Pressure drag refers to the air flowing over the ball (Fig. 1). The separation of air towards the rear of the ball creates a turbulence which results in high and low pressure that leaves a wake. This leaves a net negative pressure behind the ball, ultimately slowing it down [9]. This type of drag is dependent upon an object’s form. The spherical shape of the ball makes pressure drag the predominant opposing element between the two.
To reduce the surface friction drag on the ball, the Jabulani uses three dimensional molded panels instead of traditional flat panels that are fit to a round surface [2]. When a panel is bent to fit a round surface, the top half experiences tension and the lower half compression. This creates small deformations on either side, which further distort the surface (Fig. 2).
While the deformations are only seen on an incredibly small scale, they can still affect the airflow around the object. Since the Jabulani uses three dimensional panels, no bending is required, preventing further deformation of the surface, and thus reducing skin friction drag [2].

Figu​re 2: Extreme Magnification – Air particles make contact against the surface of the ball, slowly reducing its velocity.

Stitching can further disrupt the smooth air flow from the front of the ball to the rear of the ball and aggravate the turbulence experienced on the surface of the ball. To reduce the unpredictability that stitches can introduce in a ball’s trajectory, the Jabulani uses only eight panels (as opposed to the traditional soccer ball’s 32) which are then thermally bonded, ensuring that no stitching is used to bind the surface. Fewer panels also means a smoother surface (Fig. 3).

Figu​re 3: Extreme magnification: Jabulani is comparatively smoother than other soccer balls, and thus experiences less skin friction drag.

An incredible round ball, however, has its drawbacks. Simon Choppin, a sports engineering researcher at Sheffield Hallam University, explains that a typical soccer ball has a dense, uniform seam pattern which yields a relatively rough surface [10]. This type of ball does not bounce or roll as consistently as a smoother one, but the airflow around it becomes turbulent almost all at once, resulting in less differentials in air pressure, leading to a smoother, more hyperbolic trajectory.

Due to the Jabulani’s incredibly smooth surface, the air becomes turbulent in one part of the ball faster than another, creating significant differences in air pressure and an unpredictable flight path. The ball, however, has a much better touch to it and rolls more consistently. To offset this problem, explains Simon Choppin, engineers used aerogrooves throughout the surface of the ball [10]. Aerogrooves are simply shallow indentations that help create a more symmetrical airflow around the ball (Fig. 4).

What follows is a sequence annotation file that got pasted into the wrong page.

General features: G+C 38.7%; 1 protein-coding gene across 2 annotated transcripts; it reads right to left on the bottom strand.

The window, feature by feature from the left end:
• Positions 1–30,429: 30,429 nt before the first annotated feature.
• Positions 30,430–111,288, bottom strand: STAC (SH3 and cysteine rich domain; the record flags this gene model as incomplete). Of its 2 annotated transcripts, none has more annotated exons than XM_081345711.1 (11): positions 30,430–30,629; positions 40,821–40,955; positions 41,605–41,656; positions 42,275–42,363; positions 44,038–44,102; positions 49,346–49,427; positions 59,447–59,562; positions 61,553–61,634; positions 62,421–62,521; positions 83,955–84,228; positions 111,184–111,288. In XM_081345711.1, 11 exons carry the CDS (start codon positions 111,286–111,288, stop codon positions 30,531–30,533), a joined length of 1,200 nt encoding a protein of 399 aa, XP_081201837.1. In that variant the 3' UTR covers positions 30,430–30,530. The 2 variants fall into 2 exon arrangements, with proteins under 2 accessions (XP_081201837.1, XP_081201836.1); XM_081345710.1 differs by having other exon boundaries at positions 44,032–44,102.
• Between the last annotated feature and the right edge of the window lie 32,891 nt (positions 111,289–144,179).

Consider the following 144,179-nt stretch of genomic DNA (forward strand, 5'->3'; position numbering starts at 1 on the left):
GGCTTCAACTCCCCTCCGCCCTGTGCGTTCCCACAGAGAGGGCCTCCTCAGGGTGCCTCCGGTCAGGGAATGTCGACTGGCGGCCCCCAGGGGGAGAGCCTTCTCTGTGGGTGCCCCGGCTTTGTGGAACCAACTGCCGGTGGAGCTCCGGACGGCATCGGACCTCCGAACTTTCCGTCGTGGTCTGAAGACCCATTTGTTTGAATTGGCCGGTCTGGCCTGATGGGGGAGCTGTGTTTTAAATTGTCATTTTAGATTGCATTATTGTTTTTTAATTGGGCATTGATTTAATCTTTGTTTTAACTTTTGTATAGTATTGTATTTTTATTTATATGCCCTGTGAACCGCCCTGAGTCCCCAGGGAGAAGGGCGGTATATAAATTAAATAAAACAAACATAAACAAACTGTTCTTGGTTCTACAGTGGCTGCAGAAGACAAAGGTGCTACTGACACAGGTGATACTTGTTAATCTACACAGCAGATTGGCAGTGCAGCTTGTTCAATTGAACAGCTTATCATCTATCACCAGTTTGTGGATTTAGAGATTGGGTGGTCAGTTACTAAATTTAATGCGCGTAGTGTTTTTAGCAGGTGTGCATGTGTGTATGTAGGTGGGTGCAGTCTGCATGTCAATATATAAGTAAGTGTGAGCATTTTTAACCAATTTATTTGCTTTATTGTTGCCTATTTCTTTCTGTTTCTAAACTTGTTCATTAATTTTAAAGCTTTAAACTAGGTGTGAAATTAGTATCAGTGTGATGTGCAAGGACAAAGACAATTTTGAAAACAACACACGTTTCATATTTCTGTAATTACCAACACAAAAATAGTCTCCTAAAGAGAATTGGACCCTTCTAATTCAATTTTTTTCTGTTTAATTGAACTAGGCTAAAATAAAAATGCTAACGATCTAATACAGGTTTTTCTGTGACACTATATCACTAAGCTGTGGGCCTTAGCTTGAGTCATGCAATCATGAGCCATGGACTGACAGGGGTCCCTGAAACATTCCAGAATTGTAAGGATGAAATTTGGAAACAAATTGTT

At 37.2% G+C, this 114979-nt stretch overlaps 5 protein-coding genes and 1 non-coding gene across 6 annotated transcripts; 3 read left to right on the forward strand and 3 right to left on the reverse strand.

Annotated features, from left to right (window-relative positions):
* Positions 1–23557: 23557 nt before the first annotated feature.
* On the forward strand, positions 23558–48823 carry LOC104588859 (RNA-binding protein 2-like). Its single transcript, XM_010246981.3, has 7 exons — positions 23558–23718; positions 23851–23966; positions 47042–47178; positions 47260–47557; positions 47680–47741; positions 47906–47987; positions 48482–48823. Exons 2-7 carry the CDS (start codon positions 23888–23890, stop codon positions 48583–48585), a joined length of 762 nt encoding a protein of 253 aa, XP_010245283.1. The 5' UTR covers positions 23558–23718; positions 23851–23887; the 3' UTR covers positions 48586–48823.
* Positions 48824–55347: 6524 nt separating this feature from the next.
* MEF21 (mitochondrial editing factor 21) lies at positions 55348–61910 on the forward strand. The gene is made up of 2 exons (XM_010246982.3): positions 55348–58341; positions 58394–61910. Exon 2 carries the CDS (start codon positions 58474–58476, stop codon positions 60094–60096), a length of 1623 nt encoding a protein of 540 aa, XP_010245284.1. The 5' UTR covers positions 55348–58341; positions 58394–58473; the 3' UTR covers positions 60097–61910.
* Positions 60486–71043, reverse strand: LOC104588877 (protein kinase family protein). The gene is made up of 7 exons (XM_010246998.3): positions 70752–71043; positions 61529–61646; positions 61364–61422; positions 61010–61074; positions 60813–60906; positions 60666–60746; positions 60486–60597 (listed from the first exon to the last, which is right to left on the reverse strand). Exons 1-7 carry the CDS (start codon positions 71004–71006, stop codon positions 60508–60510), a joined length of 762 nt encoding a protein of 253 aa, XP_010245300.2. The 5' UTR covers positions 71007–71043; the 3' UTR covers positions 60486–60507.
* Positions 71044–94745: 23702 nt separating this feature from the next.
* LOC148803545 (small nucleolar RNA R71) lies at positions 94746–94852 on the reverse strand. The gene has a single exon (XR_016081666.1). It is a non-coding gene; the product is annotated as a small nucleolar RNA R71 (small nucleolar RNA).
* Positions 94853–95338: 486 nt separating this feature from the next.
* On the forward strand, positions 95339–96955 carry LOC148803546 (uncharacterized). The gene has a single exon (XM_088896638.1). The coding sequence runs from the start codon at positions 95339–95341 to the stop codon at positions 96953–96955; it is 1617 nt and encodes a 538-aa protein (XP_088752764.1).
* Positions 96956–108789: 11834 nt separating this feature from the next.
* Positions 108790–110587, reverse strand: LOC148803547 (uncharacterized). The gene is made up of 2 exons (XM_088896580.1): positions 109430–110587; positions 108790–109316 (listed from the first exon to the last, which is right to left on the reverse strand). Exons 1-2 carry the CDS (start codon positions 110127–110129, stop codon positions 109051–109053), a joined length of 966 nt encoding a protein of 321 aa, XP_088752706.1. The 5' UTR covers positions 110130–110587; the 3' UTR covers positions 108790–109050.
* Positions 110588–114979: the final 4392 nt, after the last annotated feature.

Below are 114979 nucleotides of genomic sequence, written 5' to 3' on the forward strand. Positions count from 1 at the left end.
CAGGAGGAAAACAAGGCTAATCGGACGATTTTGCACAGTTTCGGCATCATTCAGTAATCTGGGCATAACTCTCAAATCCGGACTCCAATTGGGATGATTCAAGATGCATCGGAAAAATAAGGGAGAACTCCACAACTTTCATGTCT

Figu​re 4: Placement of aerogrooves allow for more symmetrical airflow (dashed lines).
Depending on the seams, a typical soccer ball can experience turbulence and somewhat unpredictable trajectories between 20-30 MPH (Fig. 5). The ball’s airflow is initially laminar, so the air separates from the surface of the ball relatively quickly, creating a large negative force (Fig. 6). The ball slows down much faster. After reaching this threshold, however, the ball’s airflow becomes turbulent, and the airflow sticks to it longer, creating less drag, and greatly decreasing the rate at which the ball slows down.

Figu​re 5: Turbulent Air Flow.

This is why certain free kicks in soccer will unexpectedly dip or sway after being in the air for a few moments—the ball is initially hit from around 70 MPH, and, as it slows down, the velocity eventually falls below the critical 20-30 MPH zone, leaving the turbulence threshold and entering the laminar threshold. The ball suddenly slows down a lot more rapidly, enough to affect the trajectory [7]. A video of this very principle can be seen in a famous David Beckham free kick during a 2001 World Cup Qualifier match against Greece on the YouTube website [11]. All spheres experience this, and the Jabulani was no exception.

Adding spin to the ball adds another set of dynamics. As a spinning ball moves forward, the spinning of the ball will coincide with the direction of the air flow on one side and opposite the opposite side. Where the two complement each other, there is less pressure, and where the two oppose each other, greater pressure. The ball will naturally start moving towards where there is less pressure, hence the curve seen in kicks hit with the side of the foot which add a necessary eight to ten rotations per second for effective curvature in the trajectory [7]. This tendency to move towards the direction of the spin is also called the Magnus Effect.

Figu​re 6: Laminar Air Flow.